Two years on – What’s your post-pandemic strategy?

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It hit me today when I heard that China was loosening restrictions on Shanghai after a couple of weeks of lockdown due to their zero-COVID policy: How is anyone to emerge from the pandemic’s supply chain disaster unscathed?

In January 2020 I suggested my readers take action to ask their Chinese suppliers about contingencies, find alternate sources for their goods, to learn how their forwarders intended to route freight around the quarantined areas and to create a plan. Ultimately, your success was dependent on how you positioned yourself at the end of the crisis.

As it turned out, few contacted their Chinese suppliers, opting to ride it out, and even fewer found alternate sources. Forwarders were crippled, and “supply chain” became a household word. I suppose this makes sense, as American businesses had been operating for decades on the thought that integration of global markets would promote political cooperation and a leveling of the “rules of the game” around the world. For the most part, it did; however, China didn’t play by the rules. 

For decades, the two countries have had a basic bargain: the U.S. invents, China builds, everybody wins. But the view among politicians in the U.S., rightly or wrongly, is that the bargain is a bad one. Sure, it’s given Americans access to cheaper imported consumer goods, they say, but it’s also cost millions of U.S. manufacturing jobs and strengthened a strategic adversary that doesn’t share American values. (GZERO Media, 2019)

The current administration has scrambled to prop up our side with programs to put hard cash into the hands of businesses to stay afloat. The administration continues to offer support with programs like the Buy American Act, or the latest Make More in America Business Initiative, which was created to fill long-standing holes in America’s supply chains, including insufficient manufacturing capacity, the erosion of the United States’ export industrial base, and competition with China and other countries.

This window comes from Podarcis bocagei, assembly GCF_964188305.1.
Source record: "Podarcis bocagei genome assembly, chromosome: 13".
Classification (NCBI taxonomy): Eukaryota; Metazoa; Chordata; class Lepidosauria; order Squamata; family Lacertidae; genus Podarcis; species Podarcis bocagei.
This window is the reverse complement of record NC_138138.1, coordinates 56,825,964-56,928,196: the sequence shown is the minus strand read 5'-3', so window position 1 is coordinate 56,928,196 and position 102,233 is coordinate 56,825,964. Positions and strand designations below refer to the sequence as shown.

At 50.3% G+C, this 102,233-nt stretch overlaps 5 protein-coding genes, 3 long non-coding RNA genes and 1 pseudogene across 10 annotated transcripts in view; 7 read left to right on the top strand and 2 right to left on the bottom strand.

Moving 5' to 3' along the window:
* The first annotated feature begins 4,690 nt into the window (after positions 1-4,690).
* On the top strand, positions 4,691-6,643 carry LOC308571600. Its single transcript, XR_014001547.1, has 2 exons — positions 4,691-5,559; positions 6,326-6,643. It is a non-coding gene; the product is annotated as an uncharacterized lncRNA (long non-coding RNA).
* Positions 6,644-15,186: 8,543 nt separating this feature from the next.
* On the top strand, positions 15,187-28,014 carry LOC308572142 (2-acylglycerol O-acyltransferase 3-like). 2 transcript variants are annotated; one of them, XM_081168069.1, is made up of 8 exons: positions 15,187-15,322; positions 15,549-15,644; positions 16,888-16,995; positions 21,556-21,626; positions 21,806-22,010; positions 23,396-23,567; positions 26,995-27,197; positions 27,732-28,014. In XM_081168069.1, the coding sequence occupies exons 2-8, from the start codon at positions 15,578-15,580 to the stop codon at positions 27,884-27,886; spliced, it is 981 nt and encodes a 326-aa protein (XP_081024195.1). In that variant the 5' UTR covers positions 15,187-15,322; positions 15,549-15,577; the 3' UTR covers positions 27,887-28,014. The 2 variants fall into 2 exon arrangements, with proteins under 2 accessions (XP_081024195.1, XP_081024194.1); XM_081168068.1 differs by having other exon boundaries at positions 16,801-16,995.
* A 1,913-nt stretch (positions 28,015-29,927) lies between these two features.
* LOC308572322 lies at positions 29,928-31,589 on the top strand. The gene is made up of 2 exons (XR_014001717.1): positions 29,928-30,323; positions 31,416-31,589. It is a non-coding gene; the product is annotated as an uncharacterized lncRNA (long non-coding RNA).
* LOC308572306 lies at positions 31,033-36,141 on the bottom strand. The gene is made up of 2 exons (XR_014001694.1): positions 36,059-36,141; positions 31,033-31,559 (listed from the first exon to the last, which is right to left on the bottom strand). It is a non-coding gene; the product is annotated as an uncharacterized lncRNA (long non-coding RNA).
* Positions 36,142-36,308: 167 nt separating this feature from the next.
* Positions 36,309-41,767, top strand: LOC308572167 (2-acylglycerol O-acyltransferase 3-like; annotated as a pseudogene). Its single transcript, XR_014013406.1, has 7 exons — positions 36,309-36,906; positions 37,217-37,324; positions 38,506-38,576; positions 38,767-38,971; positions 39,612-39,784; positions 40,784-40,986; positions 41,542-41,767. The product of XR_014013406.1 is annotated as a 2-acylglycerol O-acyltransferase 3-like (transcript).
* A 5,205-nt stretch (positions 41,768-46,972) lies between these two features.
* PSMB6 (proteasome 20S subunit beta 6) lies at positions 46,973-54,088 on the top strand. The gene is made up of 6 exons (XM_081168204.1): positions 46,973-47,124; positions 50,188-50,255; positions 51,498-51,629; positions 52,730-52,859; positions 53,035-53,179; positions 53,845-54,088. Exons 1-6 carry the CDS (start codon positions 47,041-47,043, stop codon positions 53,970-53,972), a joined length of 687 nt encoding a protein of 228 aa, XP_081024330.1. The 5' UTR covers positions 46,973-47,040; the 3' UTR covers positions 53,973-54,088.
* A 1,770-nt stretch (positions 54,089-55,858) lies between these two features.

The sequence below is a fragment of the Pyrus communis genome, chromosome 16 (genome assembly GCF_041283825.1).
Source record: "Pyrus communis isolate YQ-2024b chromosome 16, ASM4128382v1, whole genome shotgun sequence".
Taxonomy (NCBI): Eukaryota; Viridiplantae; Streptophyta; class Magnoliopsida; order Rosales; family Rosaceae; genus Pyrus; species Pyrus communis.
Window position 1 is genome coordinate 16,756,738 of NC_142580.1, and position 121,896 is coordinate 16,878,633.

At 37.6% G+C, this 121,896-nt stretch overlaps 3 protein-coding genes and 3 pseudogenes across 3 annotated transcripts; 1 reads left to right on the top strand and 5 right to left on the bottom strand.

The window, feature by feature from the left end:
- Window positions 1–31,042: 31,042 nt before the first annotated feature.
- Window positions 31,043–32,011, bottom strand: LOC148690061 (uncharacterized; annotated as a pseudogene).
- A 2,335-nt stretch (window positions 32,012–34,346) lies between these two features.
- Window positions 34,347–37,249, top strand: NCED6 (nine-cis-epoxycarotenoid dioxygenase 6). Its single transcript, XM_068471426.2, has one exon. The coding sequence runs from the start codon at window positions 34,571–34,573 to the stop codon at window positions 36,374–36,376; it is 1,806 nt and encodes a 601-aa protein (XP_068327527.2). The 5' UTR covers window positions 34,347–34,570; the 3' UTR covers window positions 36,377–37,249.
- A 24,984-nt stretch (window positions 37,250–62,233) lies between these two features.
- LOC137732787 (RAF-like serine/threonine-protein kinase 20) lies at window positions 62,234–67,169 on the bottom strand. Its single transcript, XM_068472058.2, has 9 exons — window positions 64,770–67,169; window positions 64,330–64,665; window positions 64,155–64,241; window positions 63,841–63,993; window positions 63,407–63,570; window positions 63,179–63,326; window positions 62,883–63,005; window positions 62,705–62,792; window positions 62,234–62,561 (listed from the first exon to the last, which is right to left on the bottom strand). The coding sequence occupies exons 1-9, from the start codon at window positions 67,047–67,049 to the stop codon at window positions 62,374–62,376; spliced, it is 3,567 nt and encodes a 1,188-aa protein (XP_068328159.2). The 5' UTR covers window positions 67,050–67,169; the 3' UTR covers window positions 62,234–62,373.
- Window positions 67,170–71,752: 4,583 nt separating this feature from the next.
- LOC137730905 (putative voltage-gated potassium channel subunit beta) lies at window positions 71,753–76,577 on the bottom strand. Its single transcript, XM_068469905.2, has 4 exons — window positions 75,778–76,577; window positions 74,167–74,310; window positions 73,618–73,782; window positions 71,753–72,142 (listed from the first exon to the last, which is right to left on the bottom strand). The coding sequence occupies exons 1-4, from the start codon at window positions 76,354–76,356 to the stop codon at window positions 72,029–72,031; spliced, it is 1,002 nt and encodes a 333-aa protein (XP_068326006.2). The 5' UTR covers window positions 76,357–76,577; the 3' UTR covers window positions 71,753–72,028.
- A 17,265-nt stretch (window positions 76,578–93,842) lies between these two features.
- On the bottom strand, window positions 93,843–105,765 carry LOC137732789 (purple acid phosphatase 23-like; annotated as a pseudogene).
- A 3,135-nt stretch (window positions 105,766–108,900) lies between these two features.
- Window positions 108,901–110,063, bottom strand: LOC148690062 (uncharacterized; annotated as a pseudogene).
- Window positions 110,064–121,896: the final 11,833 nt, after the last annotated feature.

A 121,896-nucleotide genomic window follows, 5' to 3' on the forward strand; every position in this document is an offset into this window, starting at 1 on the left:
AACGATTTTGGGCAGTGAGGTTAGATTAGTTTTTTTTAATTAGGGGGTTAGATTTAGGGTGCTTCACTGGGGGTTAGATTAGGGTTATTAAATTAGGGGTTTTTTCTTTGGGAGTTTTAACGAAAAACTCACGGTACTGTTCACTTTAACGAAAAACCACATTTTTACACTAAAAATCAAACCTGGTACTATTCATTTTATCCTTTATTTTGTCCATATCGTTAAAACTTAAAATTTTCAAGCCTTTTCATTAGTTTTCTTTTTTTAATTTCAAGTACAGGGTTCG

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But I digress…

For my new readers, anticipating issues before they become issues (for you or your company) has always been my mantra.

China, through their Made in China 2025 initiative, seeks to upgrade its economy from one that largely assembles goods for foreign firms to one that increasingly invents the products it makes. Introduced in 2015, it is focused on ten sectors: new generation IT, high-end computers, aerospace, maritime, advanced railway technology, new energy, energy equipment, agriculture machinery, new materials and biopharma.

By 2025 China’s goal is to boost manufacturing quality, innovation and labor productivity; obtain an advanced level of technology integration; and develop globally competitive firms.

By 2035 they would like to reach parity with global industry at intermediate levels, improve innovation and set global standards.

By 2049 (curious date…) lead global manufacturing and innovation with a competitive position in advanced technology. (OK, the 2049 date coincides with the 100th anniversary of the founding of the People’s Republic of China).

The U.S. has taken this approach as a threat to its dominance in the marketplace; however until recently it hasn’t reacted. Hamstrung by the pandemic? Not entirely. In my opinion the decoupling from China has been fast-tracked by the pandemic and with China’s assistance. What is important to understand is that the current state of Sino-American relations is characterized by a lot of uncertainty.

My look into the crystal ball shows continued pushback of Chinese advancement through tariffs and greater regulation of U.S. technology. If China wants to realize its goals, it won’t be at the expense or aid of the U.S.; at least that is the rhetoric coming from Washington.

Should you be one of those who did not heed the last administration’s warning: Importing from China will become increasingly more costly not only through transportation costs and tariffs, but China itself needs to restart its own manufacturing machine, which will put more strain on already crippled supply chains.

Experts in the U.S. are strongly suggesting a re-shoring or near-shoring strategy, which is sure to generate another debate. As organizations look for new ways to mitigate supply chain risks, these two concepts become more attractive. Now, do this in a post-COVID world. Between trade wars and tax cuts, businesses and corporations are rethinking their global manufacturing and sourcing strategies. Of course, it’s not as easy as it sounds – reshoring can prove to be quite costly by having to pay-out overseas employees and write off tools and machinery. Returning domestically might be tough as well – businesses may have to develop an entirely new supply base and deal with the environmental, health and safety restrictions that can be complicated and political. (Research FDI 2020)

My crystal ball points towards optimism.